(AP Photo/Jeff Chiu)

Twitter rolls out a 280 character limit and absurdity ensues

The social media platform is expanding the length of its messages, but users think there are more pressing needs


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Taylor Link
September 27, 2017 4:13PM (UTC)

On Tuesday, Twitter solved a problem few users realized they had when the social media platform introduced a 280 character limit — double the original 140 — for a handful of test users.

Twitter co-founder Jack Dorsey tweeted Tuesday that the move was a small change that solves "a real problem people have when trying to tweet." He insisted that the solution will still allow Twitter to maintain its "brevity, speed, and essence."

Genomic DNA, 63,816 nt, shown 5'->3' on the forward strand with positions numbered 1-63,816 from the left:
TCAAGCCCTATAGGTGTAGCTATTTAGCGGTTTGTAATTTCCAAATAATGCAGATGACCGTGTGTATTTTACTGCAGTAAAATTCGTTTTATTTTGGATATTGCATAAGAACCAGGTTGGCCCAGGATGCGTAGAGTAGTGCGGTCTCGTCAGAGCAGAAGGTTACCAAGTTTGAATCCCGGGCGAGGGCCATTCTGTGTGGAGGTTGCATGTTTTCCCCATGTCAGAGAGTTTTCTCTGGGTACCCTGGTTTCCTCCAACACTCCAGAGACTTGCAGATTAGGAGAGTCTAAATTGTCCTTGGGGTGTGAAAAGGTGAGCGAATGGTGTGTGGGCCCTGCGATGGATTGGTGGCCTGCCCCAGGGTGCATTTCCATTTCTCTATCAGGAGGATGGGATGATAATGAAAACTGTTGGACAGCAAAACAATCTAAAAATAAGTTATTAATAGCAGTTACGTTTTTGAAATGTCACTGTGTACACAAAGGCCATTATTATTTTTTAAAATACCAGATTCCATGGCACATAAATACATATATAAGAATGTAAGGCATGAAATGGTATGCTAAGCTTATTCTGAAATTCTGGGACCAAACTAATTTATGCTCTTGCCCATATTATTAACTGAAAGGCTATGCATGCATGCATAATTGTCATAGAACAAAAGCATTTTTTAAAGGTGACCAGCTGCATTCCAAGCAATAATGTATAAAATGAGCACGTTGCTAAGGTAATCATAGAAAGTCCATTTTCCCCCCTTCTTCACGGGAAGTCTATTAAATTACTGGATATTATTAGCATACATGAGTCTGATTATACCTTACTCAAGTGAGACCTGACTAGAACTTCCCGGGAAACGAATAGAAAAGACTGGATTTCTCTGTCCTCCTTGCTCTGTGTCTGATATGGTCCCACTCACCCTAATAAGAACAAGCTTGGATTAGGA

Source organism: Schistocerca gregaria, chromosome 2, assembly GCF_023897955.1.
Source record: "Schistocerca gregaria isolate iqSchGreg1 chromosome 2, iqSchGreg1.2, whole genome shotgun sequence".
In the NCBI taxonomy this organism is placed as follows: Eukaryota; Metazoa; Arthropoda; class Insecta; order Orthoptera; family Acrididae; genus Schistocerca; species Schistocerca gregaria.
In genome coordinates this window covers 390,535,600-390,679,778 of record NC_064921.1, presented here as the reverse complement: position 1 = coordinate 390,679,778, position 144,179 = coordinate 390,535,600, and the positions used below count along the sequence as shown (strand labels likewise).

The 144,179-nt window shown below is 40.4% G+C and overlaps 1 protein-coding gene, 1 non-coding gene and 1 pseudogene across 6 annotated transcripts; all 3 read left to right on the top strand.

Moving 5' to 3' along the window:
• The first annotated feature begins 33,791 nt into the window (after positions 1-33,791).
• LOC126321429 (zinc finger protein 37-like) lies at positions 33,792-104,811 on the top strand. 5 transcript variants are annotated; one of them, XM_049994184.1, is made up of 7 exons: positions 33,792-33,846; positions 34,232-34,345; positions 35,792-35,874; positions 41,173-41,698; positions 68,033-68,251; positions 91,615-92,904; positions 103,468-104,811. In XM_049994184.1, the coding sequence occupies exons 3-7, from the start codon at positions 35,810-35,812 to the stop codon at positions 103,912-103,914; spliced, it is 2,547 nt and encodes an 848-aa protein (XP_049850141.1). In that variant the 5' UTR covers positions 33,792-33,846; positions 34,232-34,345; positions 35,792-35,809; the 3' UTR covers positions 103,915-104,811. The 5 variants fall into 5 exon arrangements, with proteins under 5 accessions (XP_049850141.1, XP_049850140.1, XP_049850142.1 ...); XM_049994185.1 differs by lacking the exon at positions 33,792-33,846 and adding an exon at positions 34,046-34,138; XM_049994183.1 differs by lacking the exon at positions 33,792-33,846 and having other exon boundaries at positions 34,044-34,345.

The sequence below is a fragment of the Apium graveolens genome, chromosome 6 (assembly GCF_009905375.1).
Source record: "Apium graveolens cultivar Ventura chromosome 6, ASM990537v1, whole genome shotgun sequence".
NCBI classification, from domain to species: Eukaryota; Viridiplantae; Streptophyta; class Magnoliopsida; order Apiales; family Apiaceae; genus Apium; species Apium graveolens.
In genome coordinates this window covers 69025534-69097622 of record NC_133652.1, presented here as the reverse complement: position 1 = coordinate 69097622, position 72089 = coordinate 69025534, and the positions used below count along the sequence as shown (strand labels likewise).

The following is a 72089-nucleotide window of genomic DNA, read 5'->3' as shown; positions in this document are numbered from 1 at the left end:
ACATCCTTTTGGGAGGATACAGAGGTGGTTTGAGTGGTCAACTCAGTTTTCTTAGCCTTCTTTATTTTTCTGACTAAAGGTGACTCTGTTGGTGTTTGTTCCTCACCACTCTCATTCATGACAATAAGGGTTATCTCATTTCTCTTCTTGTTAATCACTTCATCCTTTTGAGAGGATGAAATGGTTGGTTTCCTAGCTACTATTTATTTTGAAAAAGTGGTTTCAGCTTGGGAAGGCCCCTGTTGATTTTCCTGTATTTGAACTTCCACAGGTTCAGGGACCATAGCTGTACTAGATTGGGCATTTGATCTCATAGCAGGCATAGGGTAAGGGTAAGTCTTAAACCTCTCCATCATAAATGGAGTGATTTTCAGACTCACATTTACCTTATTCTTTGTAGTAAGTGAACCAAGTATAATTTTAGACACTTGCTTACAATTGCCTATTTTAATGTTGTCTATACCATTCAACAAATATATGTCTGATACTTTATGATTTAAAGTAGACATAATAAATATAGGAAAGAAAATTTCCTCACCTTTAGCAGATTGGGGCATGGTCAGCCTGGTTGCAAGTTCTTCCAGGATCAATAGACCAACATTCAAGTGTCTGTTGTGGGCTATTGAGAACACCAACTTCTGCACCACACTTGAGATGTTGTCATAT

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Most Twitter users, however, found the change unnecessary, and even those selected to use the new 280 character limit made a mockery of the situation.

The move was made, in part, because users who tweet in English have a tougher time meeting the 140 character limit. Languages such as Japanese, Korean and Chinese are more compact and allow thoughts to be conveyed in smaller character counts.

Still, even the English-speaking Twitter users did not seem to appreciate the change. While the solution may help people compose tweets, the 280 characters makes it difficult to consume them.

Moreover, doubling the character limit may have been a little excessive, which was made apparent by the test users.

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Many users were baffled that the platform spent time and energy on the composition of a tweet as opposed to the real and present threat of harassers on Twitter.


Taylor Link

Taylor Link is an assistant editor at Salon. You can find him on Twitter at @taylorlink_

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